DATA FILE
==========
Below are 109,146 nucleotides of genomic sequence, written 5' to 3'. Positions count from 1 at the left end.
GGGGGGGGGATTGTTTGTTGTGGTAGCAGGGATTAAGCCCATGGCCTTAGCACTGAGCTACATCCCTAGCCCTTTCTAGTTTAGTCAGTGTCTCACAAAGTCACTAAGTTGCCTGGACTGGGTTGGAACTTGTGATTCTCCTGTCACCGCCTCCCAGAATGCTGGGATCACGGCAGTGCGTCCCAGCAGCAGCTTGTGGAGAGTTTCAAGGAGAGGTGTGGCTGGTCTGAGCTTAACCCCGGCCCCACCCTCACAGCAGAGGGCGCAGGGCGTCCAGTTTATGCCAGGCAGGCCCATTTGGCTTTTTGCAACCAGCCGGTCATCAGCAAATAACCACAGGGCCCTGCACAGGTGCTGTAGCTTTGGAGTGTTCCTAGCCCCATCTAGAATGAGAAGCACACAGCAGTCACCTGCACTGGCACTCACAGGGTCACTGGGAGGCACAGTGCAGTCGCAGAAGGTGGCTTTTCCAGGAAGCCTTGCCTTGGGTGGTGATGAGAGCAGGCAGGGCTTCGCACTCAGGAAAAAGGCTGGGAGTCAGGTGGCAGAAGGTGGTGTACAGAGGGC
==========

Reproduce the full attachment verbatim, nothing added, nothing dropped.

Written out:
Below are 109,146 nucleotides of genomic sequence, written 5' to 3'. Positions count from 1 at the left end.
GGGGGGGGGATTGTTTGTTGTGGTAGCAGGGATTAAGCCCATGGCCTTAGCACTGAGCTACATCCCTAGCCCTTTCTAGTTTAGTCAGTGTCTCACAAAGTCACTAAGTTGCCTGGACTGGGTTGGAACTTGTGATTCTCCTGTCACCGCCTCCCAGAATGCTGGGATCACGGCAGTGCGTCCCAGCAGCAGCTTGTGGAGAGTTTCAAGGAGAGGTGTGGCTGGTCTGAGCTTAACCCCGGCCCCACCCTCACAGCAGAGGGCGCAGGGCGTCCAGTTTATGCCAGGCAGGCCCATTTGGCTTTTTGCAACCAGCCGGTCATCAGCAAATAACCACAGGGCCCTGCACAGGTGCTGTAGCTTTGGAGTGTTCCTAGCCCCATCTAGAATGAGAAGCACACAGCAGTCACCTGCACTGGCACTCACAGGGTCACTGGGAGGCACAGTGCAGTCGCAGAAGGTGGCTTTTCCAGGAAGCCTTGCCTTGGGTGGTGATGAGAGCAGGCAGGGCTTCGCACTCAGGAAAAAGGCTGGGAGTCAGGTGGCAGAAGGTGGTGTACAGAGGGC